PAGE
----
E.F. continued in business, having no desire to retire although in about 1969 he suffered a slight collapse, was hospitalised and operated upon. Alice notified his daughter, Ruth, and she flew up to be with him at that time. Both Phillip and I were very against his having this operation but the surgeon hinted that he might have cancer and that if he did not have the operation I would have to accept the responsibility. Alice called in a faith healer and believed that he had cured the problem, but still felt it necessary for the operation to take place.

One day while he was in hospital, before our daily visit to the hospital, I picked a bunch of spring flowers from the garden and arranged them in a goblet for him. They did look so fresh and pretty. Three nurses came in, individually, to remark on them, which surprised me considering all the hundreds of professionally arranged vases that were sent to the hospital patients from florists.

The surgeon, not finding the problem that had been diagnosed, removed a gallstone. Eric never recovered his full strength from that time and died three years later, during the night, after a particularly happy and enjoyable day, on 7th December, 1972. The cause of death was from an aneurysm of the aorta. His son, Lennox phoned to notify his daughter in Cape Town that he was fading; Alice and his three sons were with him when he passed away.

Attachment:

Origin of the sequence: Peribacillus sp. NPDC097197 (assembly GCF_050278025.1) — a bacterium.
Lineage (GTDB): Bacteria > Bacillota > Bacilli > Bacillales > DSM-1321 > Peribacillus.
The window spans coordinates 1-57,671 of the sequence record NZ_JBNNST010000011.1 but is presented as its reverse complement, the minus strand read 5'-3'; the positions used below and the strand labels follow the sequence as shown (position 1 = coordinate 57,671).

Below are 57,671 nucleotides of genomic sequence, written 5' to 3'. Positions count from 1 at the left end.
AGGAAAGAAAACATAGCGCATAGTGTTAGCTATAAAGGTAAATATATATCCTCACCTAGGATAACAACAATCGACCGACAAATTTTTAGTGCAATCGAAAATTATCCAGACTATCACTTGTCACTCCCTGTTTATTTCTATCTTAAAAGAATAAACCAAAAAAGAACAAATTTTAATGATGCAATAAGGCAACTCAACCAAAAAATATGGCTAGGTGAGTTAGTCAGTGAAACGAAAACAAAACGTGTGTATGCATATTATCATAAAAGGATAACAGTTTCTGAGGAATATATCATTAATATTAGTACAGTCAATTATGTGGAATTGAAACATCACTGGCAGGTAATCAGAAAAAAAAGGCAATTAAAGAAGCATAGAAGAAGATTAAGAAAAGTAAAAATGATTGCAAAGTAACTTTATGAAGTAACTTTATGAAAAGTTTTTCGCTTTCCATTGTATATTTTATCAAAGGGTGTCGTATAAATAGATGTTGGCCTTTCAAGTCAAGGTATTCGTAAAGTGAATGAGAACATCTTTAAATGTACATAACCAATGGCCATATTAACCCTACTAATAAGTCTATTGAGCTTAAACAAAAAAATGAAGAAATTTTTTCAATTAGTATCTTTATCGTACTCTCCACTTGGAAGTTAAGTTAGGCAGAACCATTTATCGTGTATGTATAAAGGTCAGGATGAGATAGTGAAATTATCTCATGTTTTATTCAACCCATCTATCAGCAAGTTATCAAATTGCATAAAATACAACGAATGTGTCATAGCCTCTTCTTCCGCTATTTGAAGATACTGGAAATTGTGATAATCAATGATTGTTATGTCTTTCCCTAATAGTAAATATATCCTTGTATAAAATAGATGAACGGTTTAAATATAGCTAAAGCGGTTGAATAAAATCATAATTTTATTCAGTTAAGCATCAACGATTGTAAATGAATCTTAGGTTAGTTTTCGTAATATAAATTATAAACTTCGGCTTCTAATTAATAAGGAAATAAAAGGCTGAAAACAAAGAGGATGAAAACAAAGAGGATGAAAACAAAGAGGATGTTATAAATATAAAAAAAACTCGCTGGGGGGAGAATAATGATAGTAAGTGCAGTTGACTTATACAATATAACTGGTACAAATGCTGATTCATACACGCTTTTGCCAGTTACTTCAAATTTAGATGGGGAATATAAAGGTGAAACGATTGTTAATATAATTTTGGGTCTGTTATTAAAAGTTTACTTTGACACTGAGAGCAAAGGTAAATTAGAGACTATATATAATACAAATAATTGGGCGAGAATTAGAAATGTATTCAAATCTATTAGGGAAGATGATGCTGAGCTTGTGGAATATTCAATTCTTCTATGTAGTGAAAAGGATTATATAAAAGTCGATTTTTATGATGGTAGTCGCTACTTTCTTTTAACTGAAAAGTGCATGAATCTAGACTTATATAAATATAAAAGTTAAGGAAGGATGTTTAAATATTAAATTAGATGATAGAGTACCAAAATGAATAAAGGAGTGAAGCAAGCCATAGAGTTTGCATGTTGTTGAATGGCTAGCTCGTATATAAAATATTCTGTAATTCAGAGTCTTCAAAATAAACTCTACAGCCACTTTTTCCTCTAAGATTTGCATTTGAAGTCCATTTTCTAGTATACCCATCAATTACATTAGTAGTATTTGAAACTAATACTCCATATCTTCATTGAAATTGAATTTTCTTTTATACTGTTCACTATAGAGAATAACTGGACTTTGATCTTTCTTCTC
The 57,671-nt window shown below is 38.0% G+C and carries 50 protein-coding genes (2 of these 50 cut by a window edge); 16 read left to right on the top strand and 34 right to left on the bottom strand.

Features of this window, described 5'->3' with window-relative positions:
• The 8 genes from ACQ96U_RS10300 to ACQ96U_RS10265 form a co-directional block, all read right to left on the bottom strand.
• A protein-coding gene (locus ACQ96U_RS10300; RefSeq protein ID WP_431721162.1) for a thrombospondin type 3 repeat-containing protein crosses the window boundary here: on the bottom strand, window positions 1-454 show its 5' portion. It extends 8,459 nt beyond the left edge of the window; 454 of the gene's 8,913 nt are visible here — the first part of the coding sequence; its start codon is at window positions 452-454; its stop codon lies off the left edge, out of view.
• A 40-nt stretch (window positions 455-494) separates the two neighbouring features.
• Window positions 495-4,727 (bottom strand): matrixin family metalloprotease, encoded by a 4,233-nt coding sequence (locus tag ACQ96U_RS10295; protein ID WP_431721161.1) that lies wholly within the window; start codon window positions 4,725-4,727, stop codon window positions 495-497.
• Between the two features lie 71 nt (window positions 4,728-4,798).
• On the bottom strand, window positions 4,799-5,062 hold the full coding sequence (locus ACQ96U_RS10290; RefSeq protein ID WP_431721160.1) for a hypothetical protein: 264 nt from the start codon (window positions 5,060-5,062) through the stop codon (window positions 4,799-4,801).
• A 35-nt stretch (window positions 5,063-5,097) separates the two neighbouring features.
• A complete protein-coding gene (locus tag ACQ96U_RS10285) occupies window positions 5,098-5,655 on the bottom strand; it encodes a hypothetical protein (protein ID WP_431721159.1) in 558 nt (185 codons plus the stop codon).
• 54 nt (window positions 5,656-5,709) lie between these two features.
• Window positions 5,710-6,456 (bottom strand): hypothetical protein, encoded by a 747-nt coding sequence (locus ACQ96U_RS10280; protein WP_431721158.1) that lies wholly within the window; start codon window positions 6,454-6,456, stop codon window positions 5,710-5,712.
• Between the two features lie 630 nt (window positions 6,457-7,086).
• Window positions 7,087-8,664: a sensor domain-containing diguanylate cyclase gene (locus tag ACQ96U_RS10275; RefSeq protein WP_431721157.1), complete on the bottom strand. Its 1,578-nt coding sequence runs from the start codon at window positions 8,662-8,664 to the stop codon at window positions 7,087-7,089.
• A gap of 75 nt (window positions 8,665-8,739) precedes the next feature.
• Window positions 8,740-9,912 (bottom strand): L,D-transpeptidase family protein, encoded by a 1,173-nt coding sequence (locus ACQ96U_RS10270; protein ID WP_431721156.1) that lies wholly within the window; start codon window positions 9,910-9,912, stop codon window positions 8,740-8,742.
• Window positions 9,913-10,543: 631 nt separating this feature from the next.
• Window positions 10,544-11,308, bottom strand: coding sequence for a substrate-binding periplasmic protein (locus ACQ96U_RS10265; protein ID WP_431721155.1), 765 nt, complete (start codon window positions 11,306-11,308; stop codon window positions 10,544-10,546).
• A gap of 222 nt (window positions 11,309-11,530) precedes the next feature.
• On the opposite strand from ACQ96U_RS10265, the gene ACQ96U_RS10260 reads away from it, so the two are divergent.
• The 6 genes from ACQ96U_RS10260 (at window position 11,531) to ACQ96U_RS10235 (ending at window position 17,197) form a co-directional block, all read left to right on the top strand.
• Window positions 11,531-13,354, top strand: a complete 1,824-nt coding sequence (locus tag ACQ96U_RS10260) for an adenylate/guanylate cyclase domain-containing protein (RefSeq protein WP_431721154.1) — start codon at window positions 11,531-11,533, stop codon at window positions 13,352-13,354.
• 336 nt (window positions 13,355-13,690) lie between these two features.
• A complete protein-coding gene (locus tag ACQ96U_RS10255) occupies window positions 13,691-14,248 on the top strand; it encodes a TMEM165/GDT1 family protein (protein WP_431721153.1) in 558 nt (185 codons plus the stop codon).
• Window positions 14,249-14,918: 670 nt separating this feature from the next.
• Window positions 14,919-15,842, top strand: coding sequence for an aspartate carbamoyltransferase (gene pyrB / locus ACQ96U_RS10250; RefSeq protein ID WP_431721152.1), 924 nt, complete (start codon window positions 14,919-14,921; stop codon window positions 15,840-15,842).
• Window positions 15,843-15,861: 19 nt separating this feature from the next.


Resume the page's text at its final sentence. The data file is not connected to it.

The following day Phillip and Ruth, his daughter, flew up to Johannesburg to attend the funeral and a few days later they returned to Cape Town on the Blue Train.

It may be of interest to note that two of his nephews, Allan and Ivan Goulding, the sons of his sister, Ethel, both died from an aneurysm of the aorta as Eric did.

A strange co-incidence occurred insofar as there was an American couple (their surname was White) who only visited 'Graystones' twice; the first time they were there was when Warwick was born in the house (not at a maternity home, but in my father's bedroom, which he had taken great care to make as comfortable and suitable for the birth as possible, even raising the bed by placing sixteen bricks wrapped in strong layers of brown paper under each bed leg) and these Americans were staying there again at the time of my father's death.

After his death Warwick remained at 'Graystones' where he had been staying in order to study at a 'cramming' college so that he might pass his matriculation. When it was time for his vacation, his father drove up to Johannesburg to fetch him home to Gordons Bay in the Cape and Alice took this opportunity to send certain items in the Kombi van with them that she no longer wished to have in the house. These were, of course, mainly things associated with my mother, such as a firescreen she had completed embroidering; the English Display cabinet, a number of pieces of china and so on.